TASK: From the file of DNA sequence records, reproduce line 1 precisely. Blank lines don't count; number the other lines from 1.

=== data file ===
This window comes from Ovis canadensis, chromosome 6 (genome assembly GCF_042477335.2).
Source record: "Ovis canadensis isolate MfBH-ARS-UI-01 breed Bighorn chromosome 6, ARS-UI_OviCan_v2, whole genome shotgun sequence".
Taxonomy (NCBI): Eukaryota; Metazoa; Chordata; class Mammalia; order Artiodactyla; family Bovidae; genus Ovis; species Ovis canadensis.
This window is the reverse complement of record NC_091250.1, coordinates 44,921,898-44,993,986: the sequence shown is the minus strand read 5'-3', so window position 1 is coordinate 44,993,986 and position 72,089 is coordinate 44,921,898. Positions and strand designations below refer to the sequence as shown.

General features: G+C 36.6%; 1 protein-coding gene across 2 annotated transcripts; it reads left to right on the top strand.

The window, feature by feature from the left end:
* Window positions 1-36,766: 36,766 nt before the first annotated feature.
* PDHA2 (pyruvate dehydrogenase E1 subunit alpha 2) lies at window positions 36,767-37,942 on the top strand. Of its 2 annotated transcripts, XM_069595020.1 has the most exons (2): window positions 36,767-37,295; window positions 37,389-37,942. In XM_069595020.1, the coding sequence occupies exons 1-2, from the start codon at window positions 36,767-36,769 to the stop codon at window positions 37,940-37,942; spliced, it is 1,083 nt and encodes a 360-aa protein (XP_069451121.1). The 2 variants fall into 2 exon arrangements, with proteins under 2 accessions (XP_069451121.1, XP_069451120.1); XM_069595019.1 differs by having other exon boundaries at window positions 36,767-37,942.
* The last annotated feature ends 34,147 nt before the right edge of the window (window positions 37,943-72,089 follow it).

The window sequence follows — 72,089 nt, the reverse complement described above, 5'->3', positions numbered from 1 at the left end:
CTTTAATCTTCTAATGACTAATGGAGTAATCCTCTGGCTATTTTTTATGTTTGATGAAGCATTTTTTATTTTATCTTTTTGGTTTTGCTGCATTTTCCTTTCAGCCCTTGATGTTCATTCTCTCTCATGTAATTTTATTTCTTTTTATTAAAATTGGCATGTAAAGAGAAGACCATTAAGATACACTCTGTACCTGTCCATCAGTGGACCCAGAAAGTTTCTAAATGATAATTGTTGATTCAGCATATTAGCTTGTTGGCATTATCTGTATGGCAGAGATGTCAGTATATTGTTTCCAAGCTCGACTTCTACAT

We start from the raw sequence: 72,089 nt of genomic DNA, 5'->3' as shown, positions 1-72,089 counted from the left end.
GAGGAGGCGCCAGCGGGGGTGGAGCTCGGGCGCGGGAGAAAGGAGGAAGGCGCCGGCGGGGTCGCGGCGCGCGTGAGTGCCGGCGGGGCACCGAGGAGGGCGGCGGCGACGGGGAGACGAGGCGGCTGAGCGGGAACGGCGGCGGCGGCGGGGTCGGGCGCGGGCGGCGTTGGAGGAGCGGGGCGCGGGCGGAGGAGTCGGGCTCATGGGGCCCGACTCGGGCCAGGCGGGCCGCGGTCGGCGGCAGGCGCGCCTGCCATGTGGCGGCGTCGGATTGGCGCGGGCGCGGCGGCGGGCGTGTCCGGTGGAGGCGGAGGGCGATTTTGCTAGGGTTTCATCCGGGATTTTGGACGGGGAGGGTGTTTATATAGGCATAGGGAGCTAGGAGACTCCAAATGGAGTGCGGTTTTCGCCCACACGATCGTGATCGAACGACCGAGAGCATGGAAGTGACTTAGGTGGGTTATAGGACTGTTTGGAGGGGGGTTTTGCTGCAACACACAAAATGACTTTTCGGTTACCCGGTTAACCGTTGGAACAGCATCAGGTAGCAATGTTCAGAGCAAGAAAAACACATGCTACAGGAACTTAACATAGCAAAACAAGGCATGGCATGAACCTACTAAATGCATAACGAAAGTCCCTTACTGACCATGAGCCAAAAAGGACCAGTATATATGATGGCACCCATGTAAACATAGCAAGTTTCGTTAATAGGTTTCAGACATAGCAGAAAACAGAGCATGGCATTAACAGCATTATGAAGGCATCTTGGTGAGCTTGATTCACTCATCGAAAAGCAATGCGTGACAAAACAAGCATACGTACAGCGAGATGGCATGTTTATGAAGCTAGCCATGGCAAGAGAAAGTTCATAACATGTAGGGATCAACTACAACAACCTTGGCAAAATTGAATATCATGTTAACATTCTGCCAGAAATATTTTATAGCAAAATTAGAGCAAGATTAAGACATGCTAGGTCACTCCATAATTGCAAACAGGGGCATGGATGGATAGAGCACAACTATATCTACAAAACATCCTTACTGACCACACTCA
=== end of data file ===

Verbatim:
This window comes from Ovis canadensis, chromosome 6 (genome assembly GCF_042477335.2).